The Agora Culture Debuts Artist Elia Alba’s Supper Club in Washington, D.C.

The Agora Culture in collaboration with writer and curator Julie Chae debut N.Y. artist Elia Alba's "Supper Club" in Washington D.C.

When Jessica Stafford Davis launched the Agora Culture in 2013, she envisioned a platform that connects artists with a diverse array of new and experienced collectors. Now two years later, the Agora Culture is fulfilling that vision by introducing local and international artists to art enthusiasts through a wide variety of events and educational opportunities in Washington, D.C. and nationwide. The Agora Culture in collaboration with curator and writer Julie Chae debuted New York City based multi-disciplinary artist Elia Alba’s Supper Club at a private Art Salon and Artist Talk in Washington, D.C.

The Supper Club is a multi-faceted art project with over 60 contemporary visual artists of color including African-American, Latin American, African, South Asian and Caribbean artists and placing them into individual portraits and special intimate dinners, inspired by the Harlem 30s/40s, bringing together a cross-section of visual artists, critics, and scholars to discuss current issues of the day.

Art Salon View of Supper Club works

Art Salon View

The photographs frame each artist as celebrities and transform their identities into iconic, fantastical images. Each artist was given a moniker based on the artistic practice as a way to define him or her within the group. All of the artists who are friends of Albas came of age in New York City during the early 2000 and have grown to be some of the most widely known and successful artists of color in the contemporary art world. The series also serves as a historical record of these artists, documenting them for archival purposes.

“What I do with the monikers is think about who that artist is within the conversation,” said Alba. “Then I use the elements of their practice, not exactly what they do but my interpretation of that, and create a conceptual portrait of them.”

 

For example, Alba portrays artist Derrick Adams in a piece entitled Chairman of the Board. In addition to his art, Adams served as the curatorial director for Rush Arts Gallery founded by Daniel Simmons, older brother of Russell Simmons and Joseph “Rev Run” Simmons.

 

“Rush Arts Gallery introduced many of the artists here today,” explained Alba. “I feel like Derrick is the one who made so many careers. He even put his career as an artist on the backburner to do so. There’s something very powerful to say about that. This piece really eludes more to Derrick’s place as far as what he has done for the Black art community. I wanted to honor that in the photograph. We can go on and on about all the Black artists who went through Rush Arts first. I give him props for that, and that’s why he is the Chairman of the Board.”

Chairman of the Board, 2015, Digital C-print on archival paper, 20″x30″, Ed. of 6

Other artists featured at the Art Salon include recent MacArthur “Genius” Award winner LaToya Ruby Frazier (The Braddonian), Jacolby Satterwhite (The Body Electric), Hank Willias Thomas (The Professor), Juana Valdes (The Orihsa), Kalup Linzy (The Star), Saya Woolfalk (The Mythmaker), and Abigail DeVille (The Pulsar).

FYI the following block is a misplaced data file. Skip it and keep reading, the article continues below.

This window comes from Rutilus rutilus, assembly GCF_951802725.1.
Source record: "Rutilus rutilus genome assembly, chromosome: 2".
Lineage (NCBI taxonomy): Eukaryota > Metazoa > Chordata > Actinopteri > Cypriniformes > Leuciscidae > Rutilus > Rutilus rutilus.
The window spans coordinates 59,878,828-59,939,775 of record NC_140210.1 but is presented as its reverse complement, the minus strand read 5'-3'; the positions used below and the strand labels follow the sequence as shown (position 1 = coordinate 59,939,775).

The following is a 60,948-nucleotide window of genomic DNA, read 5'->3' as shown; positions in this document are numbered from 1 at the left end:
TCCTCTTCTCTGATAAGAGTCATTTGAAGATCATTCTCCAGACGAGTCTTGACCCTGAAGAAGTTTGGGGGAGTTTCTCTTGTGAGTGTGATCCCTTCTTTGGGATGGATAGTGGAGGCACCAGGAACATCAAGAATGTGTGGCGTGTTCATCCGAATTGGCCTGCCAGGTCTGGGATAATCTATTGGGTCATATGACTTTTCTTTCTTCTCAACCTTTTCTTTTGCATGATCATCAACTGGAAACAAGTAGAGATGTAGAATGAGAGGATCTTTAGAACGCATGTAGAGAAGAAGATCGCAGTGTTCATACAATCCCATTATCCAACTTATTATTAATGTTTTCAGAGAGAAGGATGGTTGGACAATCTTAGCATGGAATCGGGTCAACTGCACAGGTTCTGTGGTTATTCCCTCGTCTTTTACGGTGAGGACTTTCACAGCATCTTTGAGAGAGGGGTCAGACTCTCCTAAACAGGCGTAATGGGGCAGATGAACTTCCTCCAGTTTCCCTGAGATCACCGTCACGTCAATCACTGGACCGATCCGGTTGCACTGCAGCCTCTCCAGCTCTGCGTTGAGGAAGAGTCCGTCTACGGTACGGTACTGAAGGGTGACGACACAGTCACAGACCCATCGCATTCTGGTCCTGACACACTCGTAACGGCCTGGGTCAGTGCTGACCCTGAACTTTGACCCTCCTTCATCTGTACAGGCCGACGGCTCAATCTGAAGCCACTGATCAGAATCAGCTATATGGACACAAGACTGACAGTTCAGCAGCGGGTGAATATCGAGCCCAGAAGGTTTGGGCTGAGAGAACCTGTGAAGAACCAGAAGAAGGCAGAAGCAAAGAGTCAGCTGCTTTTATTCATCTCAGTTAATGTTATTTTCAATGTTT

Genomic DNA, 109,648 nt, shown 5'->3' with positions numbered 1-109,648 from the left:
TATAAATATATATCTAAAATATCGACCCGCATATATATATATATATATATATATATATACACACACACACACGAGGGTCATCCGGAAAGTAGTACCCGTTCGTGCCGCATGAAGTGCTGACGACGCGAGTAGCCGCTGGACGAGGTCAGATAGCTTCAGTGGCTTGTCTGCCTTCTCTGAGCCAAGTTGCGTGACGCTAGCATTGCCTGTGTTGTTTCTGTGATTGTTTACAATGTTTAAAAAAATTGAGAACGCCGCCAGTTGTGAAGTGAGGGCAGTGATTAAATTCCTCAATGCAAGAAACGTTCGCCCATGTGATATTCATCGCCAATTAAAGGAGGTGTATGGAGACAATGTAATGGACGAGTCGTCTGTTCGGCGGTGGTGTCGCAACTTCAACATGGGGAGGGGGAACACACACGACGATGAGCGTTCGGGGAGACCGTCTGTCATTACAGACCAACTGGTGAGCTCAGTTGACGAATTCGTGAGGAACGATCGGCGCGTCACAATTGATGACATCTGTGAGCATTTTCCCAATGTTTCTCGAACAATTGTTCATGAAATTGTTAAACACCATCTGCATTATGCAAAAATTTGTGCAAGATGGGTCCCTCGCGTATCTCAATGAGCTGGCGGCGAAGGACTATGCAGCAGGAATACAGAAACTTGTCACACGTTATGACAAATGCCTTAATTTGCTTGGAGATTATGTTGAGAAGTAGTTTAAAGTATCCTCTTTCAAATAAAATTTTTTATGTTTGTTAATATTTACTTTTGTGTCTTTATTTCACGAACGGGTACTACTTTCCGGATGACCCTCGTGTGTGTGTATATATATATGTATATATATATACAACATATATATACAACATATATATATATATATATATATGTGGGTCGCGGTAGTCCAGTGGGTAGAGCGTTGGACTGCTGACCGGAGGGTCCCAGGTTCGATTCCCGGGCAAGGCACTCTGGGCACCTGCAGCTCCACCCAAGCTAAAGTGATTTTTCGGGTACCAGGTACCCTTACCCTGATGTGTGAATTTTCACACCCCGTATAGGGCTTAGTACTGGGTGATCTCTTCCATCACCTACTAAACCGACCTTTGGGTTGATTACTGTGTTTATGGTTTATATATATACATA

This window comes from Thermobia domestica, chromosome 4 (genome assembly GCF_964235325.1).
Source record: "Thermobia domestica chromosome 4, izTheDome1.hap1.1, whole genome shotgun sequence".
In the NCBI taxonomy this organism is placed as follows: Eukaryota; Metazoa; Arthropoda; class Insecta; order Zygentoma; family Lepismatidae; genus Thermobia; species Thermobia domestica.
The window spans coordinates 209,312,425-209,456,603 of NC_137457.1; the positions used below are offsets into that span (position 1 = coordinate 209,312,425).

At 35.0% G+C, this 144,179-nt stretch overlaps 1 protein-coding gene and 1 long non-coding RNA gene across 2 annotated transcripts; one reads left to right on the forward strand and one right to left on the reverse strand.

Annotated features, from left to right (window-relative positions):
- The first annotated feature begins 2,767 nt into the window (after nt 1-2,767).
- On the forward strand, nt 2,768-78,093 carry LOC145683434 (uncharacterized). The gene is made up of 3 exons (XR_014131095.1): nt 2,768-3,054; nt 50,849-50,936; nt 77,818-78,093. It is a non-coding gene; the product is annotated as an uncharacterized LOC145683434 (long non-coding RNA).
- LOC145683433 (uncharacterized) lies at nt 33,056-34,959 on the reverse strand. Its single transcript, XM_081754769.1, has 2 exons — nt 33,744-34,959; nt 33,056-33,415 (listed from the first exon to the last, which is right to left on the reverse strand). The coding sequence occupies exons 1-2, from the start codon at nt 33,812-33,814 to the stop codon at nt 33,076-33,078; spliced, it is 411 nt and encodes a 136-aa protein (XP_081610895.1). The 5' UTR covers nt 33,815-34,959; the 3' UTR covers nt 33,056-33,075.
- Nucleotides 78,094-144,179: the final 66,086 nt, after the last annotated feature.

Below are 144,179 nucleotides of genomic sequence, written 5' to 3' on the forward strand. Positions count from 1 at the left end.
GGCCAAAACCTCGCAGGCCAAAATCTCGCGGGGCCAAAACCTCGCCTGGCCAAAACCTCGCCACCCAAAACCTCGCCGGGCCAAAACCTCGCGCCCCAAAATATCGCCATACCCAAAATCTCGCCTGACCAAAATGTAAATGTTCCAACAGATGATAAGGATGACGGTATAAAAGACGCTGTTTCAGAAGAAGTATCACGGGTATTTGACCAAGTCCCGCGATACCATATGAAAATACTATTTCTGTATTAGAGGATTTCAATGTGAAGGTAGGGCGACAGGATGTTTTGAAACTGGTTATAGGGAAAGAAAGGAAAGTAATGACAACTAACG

The Agora Culture and Chae also partnered with Alba to present one of her dinner series in which contemporary artists of color, scholars, art historians, curators, and collectors engage in meaningful conversation about art, life, politics and race. D.C. based artist and Agora artist Sheldon Scott, who facilitated the conversation on the evening’s topic, “Prospects of Race Relations Post Obama,” co-hosted the event.

Jessica Stafford Davis, Peggy Cooper Cafritz, Simone Leigh, and Uri McMillan

Over a family style meal prepared by Alba, the group discussions covered what their personal assessment of the President’s impact on communities of color during his administration, how has the administration’s performance measured against your expectations of policy and strategy that affect race relations, are we participating in anti-black racism when we insist the President do more for Black/African American populations, and what do we expect of Former President Obama in his post White House days and what issues would we expect him to address.

Brandi Thompson Summers, JoAnne Flores, Sheldon Scott, Ellington Robinson, Simone Leigh, Marlon Felix, and Julie Chae

View of Supper Club dinner on November 7, 2015 in Washington D.C.

Attendees included: Peggy Cooper Cafritz, founder of Duke Ellington School of the Arts and art collector, Henry Thaggert, attorney and art collector, Joanne Flores, head of special projects at Smithsonian, David Antonio Cruz, performance artist (included in Supper Club project), Juana Valdes, multi disciplinary artist and educator (included in Supper Club project, Carmen Ramos, curator of Smithsonian American Art Museum, Brandi Summers-Thompson Professor, Virginia Commonwealth University, Director of Institute on Race/Policy, Ellington Robinson, artist and educator, André Singleton artist and educator, Steven Alfred, Simone Leigh visual artist (included in Supper Club), Uri McMillian, Assistant Professor of English, African-American Studies, and Gender Studies at the University of California, Los Angeles.

Dinner Attendees: Julie Chae, Elia Alba,  JoAnne Flores, Jessica Stafford Davis, Henry Thaggert, Juana Flores, Steven Alfred, Simone Leigh, David Antonio Cruz, Ellington Robinson, Carmen Ramos, Josh Franco, Uri McMillan, Lavanya Ramanathan, Brandi Thompson Summers, Sheldon Scott, André Singleton, and Jarvis DuBois

The Agora Culture

Author: The Agora Culture

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